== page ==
Course Description

In her 1993 novel Parable of the Sower, Octavia E. Butler wrote: “There is nothing new under the sun, but there are new suns.” This class will offer an opportunity to spend time under new suns, as they have been imagined by creators of speculative fiction whose radical imaginations challenge oppressive structures of gender, race, sexuality, capitalism, and empire. We will learn about the history and present of those structures by engaging deeply with the ways that people have imagined changing them. Paying special attention to the histories of feminist science fiction and Afrofuturism and their intersections, the creators with whom we will engage include Ursula K. Le Guin, Octavia Butler, Samuel R. Delany, Nnedi Okorafor, and Janelle Monae. In the new worlds, unexpected pasts, and transformative futures imagined by feminist, queer, and antiracist cultural producers, we will look for tools that open up possibilities for transforming our own present. Our assignments will include not only reading and discussing science fiction novels, short stories, and films, but also engaging with them in creative ways––adapting works for different forms, applying their insights to real-world situations, and building from their examples to create our own speculative worlds.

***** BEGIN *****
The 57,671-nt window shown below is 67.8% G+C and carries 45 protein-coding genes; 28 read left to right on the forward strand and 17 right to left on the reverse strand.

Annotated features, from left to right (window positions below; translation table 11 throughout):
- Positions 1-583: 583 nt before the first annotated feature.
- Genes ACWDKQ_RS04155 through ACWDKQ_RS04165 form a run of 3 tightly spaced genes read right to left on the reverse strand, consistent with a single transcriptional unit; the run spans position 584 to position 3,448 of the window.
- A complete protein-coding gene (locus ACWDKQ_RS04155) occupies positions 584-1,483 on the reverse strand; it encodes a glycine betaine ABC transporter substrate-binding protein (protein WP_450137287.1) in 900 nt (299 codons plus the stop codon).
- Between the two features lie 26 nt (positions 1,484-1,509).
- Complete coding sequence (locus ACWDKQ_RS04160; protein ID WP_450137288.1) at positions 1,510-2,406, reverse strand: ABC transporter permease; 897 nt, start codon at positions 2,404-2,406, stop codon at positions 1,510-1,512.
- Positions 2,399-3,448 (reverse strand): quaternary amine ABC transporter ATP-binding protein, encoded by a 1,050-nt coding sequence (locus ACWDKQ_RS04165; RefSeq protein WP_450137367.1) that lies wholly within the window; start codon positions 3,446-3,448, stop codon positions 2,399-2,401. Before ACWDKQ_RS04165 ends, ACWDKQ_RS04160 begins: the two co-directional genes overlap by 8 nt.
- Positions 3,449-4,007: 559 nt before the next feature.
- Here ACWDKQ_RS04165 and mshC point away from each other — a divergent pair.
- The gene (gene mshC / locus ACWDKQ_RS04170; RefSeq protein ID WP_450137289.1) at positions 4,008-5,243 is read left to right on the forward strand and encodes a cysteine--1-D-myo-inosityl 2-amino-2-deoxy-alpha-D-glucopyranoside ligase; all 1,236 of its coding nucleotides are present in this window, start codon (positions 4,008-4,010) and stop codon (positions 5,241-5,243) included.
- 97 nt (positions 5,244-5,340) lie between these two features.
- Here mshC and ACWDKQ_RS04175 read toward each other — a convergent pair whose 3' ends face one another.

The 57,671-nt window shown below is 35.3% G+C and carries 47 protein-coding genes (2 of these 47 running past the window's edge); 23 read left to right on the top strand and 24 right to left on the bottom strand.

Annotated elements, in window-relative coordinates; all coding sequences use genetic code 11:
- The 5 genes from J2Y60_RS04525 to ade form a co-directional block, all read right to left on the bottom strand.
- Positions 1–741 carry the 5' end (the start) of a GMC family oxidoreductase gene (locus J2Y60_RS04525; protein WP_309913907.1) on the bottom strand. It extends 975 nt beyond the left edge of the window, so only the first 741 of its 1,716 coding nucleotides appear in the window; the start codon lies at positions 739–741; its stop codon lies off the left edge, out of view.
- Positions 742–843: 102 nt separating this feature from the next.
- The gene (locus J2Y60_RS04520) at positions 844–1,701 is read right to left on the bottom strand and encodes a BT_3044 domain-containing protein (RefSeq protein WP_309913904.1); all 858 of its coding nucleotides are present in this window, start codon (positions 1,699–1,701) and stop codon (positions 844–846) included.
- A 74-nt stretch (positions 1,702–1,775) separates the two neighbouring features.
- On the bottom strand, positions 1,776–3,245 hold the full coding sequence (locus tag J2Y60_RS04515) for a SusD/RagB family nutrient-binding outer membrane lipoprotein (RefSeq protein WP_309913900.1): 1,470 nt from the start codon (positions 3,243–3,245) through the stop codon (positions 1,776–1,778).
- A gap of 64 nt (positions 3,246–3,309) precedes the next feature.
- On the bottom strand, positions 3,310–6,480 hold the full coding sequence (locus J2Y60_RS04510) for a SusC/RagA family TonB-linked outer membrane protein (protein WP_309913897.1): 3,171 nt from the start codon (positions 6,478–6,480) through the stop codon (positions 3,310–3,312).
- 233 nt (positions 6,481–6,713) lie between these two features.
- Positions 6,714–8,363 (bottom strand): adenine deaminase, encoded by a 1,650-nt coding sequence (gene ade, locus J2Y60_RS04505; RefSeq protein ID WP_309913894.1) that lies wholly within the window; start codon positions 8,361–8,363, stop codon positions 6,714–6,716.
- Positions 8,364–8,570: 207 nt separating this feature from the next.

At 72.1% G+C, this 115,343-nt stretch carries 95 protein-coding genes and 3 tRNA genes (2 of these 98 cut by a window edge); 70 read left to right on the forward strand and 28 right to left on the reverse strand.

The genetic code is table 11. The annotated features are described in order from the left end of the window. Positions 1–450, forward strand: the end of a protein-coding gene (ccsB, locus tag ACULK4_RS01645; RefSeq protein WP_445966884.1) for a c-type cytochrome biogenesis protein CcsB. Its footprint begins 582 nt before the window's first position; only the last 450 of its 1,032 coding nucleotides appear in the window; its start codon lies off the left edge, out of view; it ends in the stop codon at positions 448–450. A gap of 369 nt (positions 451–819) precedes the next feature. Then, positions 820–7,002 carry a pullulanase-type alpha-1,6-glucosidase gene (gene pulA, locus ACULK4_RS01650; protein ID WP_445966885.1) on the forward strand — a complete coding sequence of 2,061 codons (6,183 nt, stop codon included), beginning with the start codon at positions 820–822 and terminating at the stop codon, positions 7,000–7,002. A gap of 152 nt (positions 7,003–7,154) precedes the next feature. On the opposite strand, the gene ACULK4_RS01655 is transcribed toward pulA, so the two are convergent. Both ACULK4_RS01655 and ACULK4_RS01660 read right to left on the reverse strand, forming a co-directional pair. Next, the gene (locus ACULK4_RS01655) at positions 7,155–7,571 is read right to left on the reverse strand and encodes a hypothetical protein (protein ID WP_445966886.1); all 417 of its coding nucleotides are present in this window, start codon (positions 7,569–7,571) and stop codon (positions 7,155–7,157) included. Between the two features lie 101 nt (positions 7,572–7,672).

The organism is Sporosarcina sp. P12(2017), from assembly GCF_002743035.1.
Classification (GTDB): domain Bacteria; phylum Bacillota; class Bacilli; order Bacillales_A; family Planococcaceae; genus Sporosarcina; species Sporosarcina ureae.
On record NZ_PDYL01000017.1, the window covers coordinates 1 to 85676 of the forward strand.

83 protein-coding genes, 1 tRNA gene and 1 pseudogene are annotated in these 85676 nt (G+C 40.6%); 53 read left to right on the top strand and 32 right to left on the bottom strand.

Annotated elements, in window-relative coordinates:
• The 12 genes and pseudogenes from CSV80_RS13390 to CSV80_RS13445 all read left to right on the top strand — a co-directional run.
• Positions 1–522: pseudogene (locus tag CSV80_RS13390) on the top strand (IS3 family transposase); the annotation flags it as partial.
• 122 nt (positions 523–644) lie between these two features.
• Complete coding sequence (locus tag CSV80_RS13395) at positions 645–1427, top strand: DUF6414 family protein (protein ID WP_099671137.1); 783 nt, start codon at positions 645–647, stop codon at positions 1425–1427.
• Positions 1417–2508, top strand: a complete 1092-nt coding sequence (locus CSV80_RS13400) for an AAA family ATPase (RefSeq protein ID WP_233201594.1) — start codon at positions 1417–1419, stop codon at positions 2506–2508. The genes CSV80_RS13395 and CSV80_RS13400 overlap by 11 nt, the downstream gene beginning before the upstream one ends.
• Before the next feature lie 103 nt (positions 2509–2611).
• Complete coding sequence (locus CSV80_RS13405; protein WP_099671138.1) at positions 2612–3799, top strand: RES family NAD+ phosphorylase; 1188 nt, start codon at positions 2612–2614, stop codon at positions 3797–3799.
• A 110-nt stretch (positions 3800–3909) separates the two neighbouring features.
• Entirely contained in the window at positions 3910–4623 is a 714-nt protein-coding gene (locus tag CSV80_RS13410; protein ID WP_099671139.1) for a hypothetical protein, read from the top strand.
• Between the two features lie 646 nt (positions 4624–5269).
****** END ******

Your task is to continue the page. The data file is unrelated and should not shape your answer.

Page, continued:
Course objectives

By the end of the semester, students should:

• become familiar with scholarly and cultural conversations around science fiction
• understand the significance of cultural production to social justice movements
• develop an intersectional and transnational analysis of race and gender as power structures and social categories
• gain experience in multiple formats of interdisciplinary critical and creative writing

Required texts:
• Octavia E. Butler, Parable of the Sower (1993; preferred edition 2017 from Seven Stories Press)
• Shelley Streeby, Imagining the Future of Climate Change (2017)
• Walidah Imarisha and adrienne maree brown (eds), Octavia’s Brood: Science Fiction Stories from Social Justice Movements (2015)
• Ursula K. Le Guin, The Left Hand of Darkness (1969; no preferred edition)
Nnedi Okorafor, Lagoon (2014)
• Jeff Smith (ed), Khatru Symposium: Women in Science Fiction (1975; 1993; 2009)